The days of sharing your Netflix password for free are coming to an end. Soon, more than 100 million Netflix customers who share their password "outside their household" will have to pay a penalty if they continue to let others use their account.
While some analysts point to the fact that Netflix simply doesn't have enough "must-stream content" at the moment to keep existing subscribers engaged, the company argues that "password sharing" is in large part responsible for artificially lowering subscriber numbers.
At the current moment, Netflix offers three different paid subscription plans to its customers:
- Basic (which allows you to stream videos on one device at a time)
- Standard (allows streams on two screens at once), and
- Premium (allows subscribers to stream on up to four devices at a time.)
Since streaming is allowed on more than one device if you are on the Standard or Premium Netflix plans, many people simply share their passwords with friends and family members living outside their household to get the benefit of the streaming service without having to pay extra for it.
But this practice is hurting Netflix's bottom line. Not only are they losing out on revenue from would-be subscribers, but their stock price is also suffering because subscriber numbers are down.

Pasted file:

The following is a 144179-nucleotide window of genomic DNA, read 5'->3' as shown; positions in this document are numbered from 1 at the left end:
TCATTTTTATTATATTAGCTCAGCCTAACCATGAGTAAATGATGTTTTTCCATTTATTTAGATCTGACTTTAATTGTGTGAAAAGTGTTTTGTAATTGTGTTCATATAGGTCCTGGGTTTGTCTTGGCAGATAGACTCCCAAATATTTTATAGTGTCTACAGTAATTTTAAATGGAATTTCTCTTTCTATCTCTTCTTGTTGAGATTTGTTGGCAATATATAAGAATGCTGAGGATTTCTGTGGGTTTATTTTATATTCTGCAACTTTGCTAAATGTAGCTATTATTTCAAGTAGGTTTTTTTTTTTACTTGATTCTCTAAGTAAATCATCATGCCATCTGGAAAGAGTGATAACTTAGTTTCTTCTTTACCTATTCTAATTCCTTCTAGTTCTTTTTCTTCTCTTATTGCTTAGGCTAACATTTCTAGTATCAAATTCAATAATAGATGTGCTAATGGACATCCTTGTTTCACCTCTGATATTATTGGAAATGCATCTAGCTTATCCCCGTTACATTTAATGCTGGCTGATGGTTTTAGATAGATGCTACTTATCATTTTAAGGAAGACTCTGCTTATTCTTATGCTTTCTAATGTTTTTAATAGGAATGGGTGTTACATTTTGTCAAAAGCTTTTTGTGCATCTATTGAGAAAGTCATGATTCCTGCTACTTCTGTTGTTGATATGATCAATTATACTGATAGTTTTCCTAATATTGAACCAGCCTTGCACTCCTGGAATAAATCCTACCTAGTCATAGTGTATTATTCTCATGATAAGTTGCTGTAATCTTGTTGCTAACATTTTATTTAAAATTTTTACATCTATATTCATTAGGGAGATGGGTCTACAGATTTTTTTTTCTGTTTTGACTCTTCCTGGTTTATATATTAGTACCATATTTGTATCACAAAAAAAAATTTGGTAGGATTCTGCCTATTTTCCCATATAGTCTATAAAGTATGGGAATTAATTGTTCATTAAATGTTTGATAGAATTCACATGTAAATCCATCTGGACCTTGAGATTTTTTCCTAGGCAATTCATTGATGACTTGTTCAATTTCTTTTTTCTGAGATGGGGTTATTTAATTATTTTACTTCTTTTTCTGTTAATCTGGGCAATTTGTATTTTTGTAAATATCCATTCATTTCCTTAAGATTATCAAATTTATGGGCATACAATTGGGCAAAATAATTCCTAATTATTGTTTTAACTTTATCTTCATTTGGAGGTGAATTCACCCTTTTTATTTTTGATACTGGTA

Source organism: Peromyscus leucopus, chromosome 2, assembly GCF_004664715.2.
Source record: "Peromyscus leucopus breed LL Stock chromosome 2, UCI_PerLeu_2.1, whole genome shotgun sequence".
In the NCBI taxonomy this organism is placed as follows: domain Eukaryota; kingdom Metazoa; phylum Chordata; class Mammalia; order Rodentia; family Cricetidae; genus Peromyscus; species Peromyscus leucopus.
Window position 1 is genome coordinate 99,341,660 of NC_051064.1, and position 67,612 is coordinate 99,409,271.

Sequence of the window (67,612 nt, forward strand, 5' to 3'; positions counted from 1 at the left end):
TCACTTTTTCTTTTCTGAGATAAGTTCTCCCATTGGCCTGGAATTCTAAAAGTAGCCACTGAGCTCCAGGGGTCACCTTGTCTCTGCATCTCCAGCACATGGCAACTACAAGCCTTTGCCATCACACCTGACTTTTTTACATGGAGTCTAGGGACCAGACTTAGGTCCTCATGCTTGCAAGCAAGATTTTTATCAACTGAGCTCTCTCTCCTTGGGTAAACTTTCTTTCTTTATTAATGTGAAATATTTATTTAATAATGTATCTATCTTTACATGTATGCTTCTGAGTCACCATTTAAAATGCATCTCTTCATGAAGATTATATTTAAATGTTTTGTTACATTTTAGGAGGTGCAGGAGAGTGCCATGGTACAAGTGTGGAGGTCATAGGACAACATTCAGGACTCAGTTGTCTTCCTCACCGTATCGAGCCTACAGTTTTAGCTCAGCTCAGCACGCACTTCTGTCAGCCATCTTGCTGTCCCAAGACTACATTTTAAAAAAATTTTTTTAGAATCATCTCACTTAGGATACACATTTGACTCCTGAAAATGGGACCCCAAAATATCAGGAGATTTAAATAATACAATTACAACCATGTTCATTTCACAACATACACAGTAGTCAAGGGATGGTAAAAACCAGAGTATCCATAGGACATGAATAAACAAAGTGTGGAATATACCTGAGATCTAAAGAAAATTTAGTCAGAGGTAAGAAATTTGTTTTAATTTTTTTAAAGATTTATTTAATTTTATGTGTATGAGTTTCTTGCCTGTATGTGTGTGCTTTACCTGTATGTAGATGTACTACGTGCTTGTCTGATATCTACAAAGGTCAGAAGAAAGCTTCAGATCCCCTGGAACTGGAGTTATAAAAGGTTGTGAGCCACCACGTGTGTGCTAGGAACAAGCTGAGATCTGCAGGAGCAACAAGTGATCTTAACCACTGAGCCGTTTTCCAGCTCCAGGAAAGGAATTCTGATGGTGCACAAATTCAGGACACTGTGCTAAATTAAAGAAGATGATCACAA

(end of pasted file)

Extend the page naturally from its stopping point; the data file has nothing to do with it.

If Netflix could deter the estimated 100 million subscribers who share their password with at least one person outside of their household, their subscriber numbers may improve.
Netflix is currently testing adding a $2 to $3 "add-on" charge for subscribers who share their passwords with people outside of their household. So far, these tests have been limited to certain locations like Chile, Peru, and Costa Rica but are expected to start affecting US customers within the next year.
Do you share your Netflix password?
If so, would you pay extra to continue sharing it outside your household?
More importantly, do you think this will solve Netflix's financial troubles, or do you think the real issue is the lack of new, exciting content?
Share your thoughts in the comments.